England prop Andrew Sheridan has stressed the need for discipline in Saturday's crunch World Cup clash against Samoa.
The Webb Ellis Trophy holders and their opponents are both hovering close to elimination after starting their World Cup campaigns in dismal fashion.
While Samoa - World Cup quarter-finalists in 1995 - are reeling following successive Pool A losses to South Africa and Tonga, England struggled to see off the USA before suffering their tournament record 36-0 defeat against the Springboks.
Samoa will exit the competition if they lose in Nantes this weekend, but England's fate then rests on a Paris meeting with Tonga on Friday week.
Two players - Leicester team-mates Lewis Moody and Alesana Tuilagi - were sent off when England last faced Samoa at Twickenham in November 2005.
And Sheridan said: "Discipline is always an area that the coaches stress, and as players we know how to keep our discipline.
"We cannot afford to lose people with yellow cards and all that business."
Sheridan's principal task will be to spearhead another powerful England scrummaging performance - the one bright light amid a dismal collapse against South Africa.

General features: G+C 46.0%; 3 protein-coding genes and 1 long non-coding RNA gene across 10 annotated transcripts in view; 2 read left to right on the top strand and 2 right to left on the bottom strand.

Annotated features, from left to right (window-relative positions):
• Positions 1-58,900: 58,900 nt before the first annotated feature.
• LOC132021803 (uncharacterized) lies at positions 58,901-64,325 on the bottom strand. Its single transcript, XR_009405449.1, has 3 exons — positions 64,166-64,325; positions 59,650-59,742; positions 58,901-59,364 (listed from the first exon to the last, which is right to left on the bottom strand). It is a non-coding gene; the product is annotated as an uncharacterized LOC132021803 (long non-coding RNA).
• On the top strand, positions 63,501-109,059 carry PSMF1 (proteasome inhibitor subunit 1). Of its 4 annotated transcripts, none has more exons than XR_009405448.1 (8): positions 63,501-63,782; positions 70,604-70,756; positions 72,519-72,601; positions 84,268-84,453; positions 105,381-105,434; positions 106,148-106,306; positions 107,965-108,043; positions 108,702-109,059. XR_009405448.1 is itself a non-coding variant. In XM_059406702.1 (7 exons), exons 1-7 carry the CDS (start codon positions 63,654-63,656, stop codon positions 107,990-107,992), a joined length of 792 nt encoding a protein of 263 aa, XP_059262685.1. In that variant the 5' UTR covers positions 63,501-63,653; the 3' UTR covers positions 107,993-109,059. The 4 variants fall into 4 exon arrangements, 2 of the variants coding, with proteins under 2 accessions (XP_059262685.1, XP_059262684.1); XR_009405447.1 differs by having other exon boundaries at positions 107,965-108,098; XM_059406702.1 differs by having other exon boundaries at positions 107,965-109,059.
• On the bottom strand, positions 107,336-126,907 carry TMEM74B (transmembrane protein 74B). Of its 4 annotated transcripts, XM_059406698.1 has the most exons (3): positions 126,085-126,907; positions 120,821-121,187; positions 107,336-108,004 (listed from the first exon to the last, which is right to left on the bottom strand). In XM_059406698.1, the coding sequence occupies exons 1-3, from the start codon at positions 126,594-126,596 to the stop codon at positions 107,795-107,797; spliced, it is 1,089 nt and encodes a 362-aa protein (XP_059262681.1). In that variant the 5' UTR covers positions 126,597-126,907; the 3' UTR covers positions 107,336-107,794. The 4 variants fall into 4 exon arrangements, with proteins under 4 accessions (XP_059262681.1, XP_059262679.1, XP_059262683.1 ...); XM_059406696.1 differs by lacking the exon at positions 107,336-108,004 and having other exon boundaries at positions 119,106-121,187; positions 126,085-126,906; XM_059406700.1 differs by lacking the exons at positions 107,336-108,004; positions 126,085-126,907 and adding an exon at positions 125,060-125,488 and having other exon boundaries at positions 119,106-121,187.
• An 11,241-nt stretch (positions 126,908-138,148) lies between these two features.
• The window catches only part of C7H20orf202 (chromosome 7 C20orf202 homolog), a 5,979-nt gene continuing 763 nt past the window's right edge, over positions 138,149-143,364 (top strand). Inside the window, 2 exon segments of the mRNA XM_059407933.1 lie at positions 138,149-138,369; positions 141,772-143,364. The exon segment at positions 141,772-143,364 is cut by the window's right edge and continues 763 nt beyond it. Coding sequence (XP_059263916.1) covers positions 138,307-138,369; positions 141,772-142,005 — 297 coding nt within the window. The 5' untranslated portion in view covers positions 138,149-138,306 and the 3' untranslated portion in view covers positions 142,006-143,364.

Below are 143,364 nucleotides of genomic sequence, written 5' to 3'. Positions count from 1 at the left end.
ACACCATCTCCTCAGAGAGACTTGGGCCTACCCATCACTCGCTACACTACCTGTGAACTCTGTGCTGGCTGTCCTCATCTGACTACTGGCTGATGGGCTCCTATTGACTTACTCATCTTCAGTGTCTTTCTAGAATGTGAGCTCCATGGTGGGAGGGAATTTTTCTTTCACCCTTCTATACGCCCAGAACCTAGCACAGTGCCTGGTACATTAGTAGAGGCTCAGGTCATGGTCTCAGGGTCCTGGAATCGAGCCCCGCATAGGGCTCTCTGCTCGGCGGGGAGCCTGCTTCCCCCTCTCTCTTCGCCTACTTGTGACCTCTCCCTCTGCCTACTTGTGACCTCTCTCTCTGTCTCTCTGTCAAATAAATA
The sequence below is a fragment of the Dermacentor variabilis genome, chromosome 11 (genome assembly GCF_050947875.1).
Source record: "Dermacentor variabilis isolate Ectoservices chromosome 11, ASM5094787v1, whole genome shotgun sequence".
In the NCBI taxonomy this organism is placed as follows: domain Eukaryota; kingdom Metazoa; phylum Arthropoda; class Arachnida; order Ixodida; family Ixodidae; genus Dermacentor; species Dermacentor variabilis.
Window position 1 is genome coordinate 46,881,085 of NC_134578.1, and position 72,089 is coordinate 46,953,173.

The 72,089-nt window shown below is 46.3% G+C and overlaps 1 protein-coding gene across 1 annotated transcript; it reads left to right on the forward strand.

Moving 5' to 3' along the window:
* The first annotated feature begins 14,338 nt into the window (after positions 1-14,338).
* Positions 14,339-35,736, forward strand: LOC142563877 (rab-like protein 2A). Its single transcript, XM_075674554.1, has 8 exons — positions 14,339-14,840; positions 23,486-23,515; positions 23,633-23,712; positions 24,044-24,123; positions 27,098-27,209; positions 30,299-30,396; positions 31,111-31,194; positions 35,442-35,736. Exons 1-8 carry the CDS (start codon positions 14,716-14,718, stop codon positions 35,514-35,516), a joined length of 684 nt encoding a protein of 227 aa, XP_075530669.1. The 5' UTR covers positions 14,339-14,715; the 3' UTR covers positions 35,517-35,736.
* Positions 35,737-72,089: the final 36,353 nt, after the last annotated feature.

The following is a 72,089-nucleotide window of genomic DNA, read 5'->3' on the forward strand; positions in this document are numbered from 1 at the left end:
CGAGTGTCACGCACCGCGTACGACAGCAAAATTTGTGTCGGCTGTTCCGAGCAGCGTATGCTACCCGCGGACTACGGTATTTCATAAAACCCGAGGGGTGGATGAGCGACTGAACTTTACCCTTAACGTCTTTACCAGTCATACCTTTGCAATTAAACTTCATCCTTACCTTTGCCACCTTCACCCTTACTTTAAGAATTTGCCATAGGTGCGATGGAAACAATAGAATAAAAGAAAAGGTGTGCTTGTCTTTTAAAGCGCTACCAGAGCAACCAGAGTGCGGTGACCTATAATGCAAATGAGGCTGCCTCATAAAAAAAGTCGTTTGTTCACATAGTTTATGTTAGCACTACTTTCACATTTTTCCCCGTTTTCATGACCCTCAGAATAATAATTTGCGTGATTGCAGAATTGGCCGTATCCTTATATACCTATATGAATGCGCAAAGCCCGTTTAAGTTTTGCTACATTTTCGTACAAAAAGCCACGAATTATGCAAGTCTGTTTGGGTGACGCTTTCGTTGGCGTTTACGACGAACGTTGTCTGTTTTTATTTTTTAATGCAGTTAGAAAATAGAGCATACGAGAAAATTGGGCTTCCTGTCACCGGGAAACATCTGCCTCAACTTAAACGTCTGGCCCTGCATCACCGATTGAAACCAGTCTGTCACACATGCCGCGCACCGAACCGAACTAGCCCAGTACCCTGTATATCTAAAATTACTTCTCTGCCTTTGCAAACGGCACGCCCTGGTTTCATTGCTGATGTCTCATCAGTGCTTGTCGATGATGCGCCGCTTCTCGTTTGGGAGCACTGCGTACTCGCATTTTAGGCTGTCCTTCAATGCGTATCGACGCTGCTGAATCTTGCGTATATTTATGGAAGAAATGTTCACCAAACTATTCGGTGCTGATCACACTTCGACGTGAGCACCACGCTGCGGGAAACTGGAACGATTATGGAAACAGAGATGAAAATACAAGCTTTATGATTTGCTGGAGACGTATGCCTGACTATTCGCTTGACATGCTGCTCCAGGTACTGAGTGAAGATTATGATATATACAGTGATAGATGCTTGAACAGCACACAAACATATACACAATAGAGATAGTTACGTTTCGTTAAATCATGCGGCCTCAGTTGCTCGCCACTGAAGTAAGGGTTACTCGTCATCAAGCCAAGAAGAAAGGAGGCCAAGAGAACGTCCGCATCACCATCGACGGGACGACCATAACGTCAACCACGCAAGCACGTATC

He added: "We were very pleased with the scrum against South Africa.
"We managed to get three turnovers against them, but that's something we need to take into our next game and just be happy with the way things went against South Africa, otherwise things can become a bit complacent in one area when you're trying to concentrate on another.
"We will have to wait and see how it pans out on Saturday.
"I always find if you start talking it up in terms of scrummaging, it always comes back and bites you somewhere.
"Just because of previous games and how they've faired in the scrum before, we will be taking it no less lightly than any other team.
"There has obviously been quite a bit of talk about tactics. We don't want to give them the ball and let some of their big runners have a 30-yard run-up.
"So we need to close down their space. As I said, all of their guys seem to be able to run extremely well with the ball and they can be dangerous in open play, so we want to keep the ball away from them."